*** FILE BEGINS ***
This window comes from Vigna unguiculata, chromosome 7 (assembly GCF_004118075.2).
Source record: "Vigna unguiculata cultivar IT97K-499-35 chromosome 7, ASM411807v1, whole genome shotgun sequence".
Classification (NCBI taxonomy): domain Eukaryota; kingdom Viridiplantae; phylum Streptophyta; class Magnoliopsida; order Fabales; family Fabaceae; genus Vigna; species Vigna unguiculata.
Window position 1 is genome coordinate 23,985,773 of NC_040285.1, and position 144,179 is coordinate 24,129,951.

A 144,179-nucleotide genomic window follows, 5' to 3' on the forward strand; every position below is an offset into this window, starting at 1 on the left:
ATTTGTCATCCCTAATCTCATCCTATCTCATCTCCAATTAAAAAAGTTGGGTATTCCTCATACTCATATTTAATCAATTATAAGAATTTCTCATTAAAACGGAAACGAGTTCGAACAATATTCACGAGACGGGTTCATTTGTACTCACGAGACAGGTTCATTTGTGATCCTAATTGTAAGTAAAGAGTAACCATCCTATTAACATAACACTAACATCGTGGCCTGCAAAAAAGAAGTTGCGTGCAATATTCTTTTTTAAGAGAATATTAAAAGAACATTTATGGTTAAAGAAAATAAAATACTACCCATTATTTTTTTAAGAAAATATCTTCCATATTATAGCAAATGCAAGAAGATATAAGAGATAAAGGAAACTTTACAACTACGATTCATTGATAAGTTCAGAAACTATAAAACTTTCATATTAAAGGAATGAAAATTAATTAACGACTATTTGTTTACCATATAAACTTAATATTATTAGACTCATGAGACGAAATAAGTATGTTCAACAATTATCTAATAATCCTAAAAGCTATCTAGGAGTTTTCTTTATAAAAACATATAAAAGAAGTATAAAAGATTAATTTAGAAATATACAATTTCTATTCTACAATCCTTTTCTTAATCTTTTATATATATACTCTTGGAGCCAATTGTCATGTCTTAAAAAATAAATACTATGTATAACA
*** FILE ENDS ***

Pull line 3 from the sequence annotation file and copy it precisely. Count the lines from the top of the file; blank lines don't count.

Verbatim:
Classification (NCBI taxonomy): domain Eukaryota; kingdom Viridiplantae; phylum Streptophyta; class Magnoliopsida; order Fabales; family Fabaceae; genus Vigna; species Vigna unguiculata.